With a combination of flat and hilly terrain, stunning scenery, and plenty cultural sites to visit, Hungary is a cyclist’s dream. The growing popularity of traveling by bike means new routes are appearing across the country on a regular basis – check out these awesome places to explore on two wheels.
The largest lake in central Europe is also a top destination for cyclists, with its stunning views and numerous opportunities to stop along the way. A cycling route runs around its perimeter, totaling a distance of approximately 200km. Those looking for a shorter route can cycle between towns, stopping to visit destinations such as Tihany, Balatonfured, and Siofok. During the summer, the lake and its surrounding areas come alive as Hungarians flock to the region to enjoy water sports, sunbathing, and camping on the lake’s shores.
EuroVelo – European Cycle Route Network
A network of 15 long-distance bicycle routes throughout Europe, the European Cycle Route Network (EuroVelo) offers dedicated cycling paths that are safe and easy to navigate. There are currently three trails running through Hungary, linking a number of towns and cities across the country.
Connecting Rajka with Mohács via the Danube, this route offers cyclists the chance to explore a number of cultural sites such as the fortresses of Komárom and Komarno. It also runs through Budapest, which is a great start or end point, or simply a stop along the way!
Running from the village of Tornyosnémeti on the Slovakian border, to the city of Szeged in the south, this route takes cyclists along the Tisza River through a landscape rich in wildlife (nature lovers can go birdwatching over Lake Tisza or take a canoe trip down the river) and passes through the wine region of Tokaj which is well worth a stop for its stunning scenery and the chance to enjoy a local wine tasting session.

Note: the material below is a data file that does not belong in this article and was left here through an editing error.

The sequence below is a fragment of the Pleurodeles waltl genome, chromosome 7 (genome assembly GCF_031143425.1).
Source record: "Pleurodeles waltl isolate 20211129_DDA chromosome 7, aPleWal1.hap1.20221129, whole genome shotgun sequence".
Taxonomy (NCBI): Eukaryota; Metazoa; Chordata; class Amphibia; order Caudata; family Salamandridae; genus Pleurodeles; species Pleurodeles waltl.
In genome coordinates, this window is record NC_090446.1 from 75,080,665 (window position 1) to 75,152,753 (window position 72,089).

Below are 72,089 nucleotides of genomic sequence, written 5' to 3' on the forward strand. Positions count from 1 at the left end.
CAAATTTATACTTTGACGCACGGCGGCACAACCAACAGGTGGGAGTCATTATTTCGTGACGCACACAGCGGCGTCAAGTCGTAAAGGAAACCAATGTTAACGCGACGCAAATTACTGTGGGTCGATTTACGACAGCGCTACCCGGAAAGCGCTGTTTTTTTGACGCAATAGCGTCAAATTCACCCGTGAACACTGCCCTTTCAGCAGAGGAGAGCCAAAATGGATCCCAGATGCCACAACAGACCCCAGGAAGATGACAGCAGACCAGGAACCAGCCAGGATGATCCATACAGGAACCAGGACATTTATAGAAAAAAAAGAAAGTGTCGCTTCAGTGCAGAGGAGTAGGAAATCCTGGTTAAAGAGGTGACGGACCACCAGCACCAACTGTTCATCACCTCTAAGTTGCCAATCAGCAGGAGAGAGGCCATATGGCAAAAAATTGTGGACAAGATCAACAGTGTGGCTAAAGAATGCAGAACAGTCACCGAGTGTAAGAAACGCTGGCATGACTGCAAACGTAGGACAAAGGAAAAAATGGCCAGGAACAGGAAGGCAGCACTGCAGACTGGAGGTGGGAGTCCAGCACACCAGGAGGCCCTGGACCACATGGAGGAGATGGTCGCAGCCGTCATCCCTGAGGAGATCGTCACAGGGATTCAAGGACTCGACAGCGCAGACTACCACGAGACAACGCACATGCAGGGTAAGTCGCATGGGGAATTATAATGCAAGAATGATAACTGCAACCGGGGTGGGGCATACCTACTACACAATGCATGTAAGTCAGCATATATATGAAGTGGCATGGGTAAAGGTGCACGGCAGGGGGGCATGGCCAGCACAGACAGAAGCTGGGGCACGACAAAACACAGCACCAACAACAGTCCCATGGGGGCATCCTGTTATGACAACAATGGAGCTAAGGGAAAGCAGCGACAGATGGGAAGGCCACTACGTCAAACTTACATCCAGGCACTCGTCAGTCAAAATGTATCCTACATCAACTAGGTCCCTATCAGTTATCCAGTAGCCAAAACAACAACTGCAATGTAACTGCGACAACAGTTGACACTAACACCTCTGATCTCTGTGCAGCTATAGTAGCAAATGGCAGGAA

Also called the “Iron Curtain Trail,” this route takes cyclists past a number of countries that fell under Communist rule during the 20th century. The borders of Austria, Romania, Serbia, Croatia, and Slovenia are all points along the trail, while the route also runs through the charming Hungarian countryside, passing through a selection of small towns and villages along the way. From Sopron in the north to Mohács and Szeged in the south, this is a scenic route which also touches upon Hungary’s Communist past.
The Danube Bend
Not far from Budapest, this sharp bend in the Danube is aptly called the Danube Bend and comprises a number of stunning historic towns, including Esztergom and Visegrad. One popular cycling route originates in the Hungarian capital: running for approximately 75km, the trail takes cyclists from Budapest to Visegrad. Along the way, stop off at Szentendre, which enjoys a reputation as one of Hungary’s prime destinations for art lovers.
Known as the little brother of Lake Balaton, Hungary’s second largest natural lake is not only a popular destination in summer for locals but also one of the country’s most stunning places to go cycling. There’s a 30km trail that runs around the lake itself over flat terrain, making this an easy and enjoyable route – especially during the warmer temperatures of spring and summer, when stops can be made along the way to relax on the lake’s shores.
Over the past few years, Budapest has become increasingly bike-friendly thanks to the addition of new cycling lanes and the introduction of the MOL Bubi scheme, allowing cyclists to temporarily rent a bike from a number of self-service stations. In the city center, a cycling lane along Andrassy Avenue lets riders take in a sightseeing tour of the city, while Margaret Island is also a great choice for an easy, scenic, and centrally located bike ride.
For those who want a little more of a challenge, heading into the Buda hills is a great choice. Bike up Janos Hill for a steep incline before continuing into the hills for hillier terrain and an off-road adventure.
Aside from following the rules of the road while cycling in Hungary, there are a few key bike safety items you’re legally required to have:
- Front and rear lights (white at the front, red at the back)
- Orange spoke reflectors
- A bell
- Helmets are required outside built-up areas
- Reflective vests must be worn outside built-up areas in poor visibility